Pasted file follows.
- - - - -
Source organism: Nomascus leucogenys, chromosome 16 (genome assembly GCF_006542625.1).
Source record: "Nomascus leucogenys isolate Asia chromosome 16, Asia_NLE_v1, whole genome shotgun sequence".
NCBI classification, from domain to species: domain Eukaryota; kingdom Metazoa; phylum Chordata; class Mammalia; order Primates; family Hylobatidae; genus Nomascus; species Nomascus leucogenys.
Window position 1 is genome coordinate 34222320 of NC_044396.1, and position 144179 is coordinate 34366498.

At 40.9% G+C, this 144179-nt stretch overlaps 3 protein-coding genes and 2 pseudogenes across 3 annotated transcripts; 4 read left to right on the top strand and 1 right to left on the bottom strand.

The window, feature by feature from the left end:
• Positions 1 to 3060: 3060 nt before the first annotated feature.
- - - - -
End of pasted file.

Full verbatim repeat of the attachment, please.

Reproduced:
Source organism: Nomascus leucogenys, chromosome 16 (genome assembly GCF_006542625.1).
Source record: "Nomascus leucogenys isolate Asia chromosome 16, Asia_NLE_v1, whole genome shotgun sequence".
NCBI classification, from domain to species: domain Eukaryota; kingdom Metazoa; phylum Chordata; class Mammalia; order Primates; family Hylobatidae; genus Nomascus; species Nomascus leucogenys.
Window position 1 is genome coordinate 34222320 of NC_044396.1, and position 144179 is coordinate 34366498.

At 40.9% G+C, this 144179-nt stretch overlaps 3 protein-coding genes and 2 pseudogenes across 3 annotated transcripts; 4 read left to right on the top strand and 1 right to left on the bottom strand.

The window, feature by feature from the left end:
• Positions 1 to 3060: 3060 nt before the first annotated feature.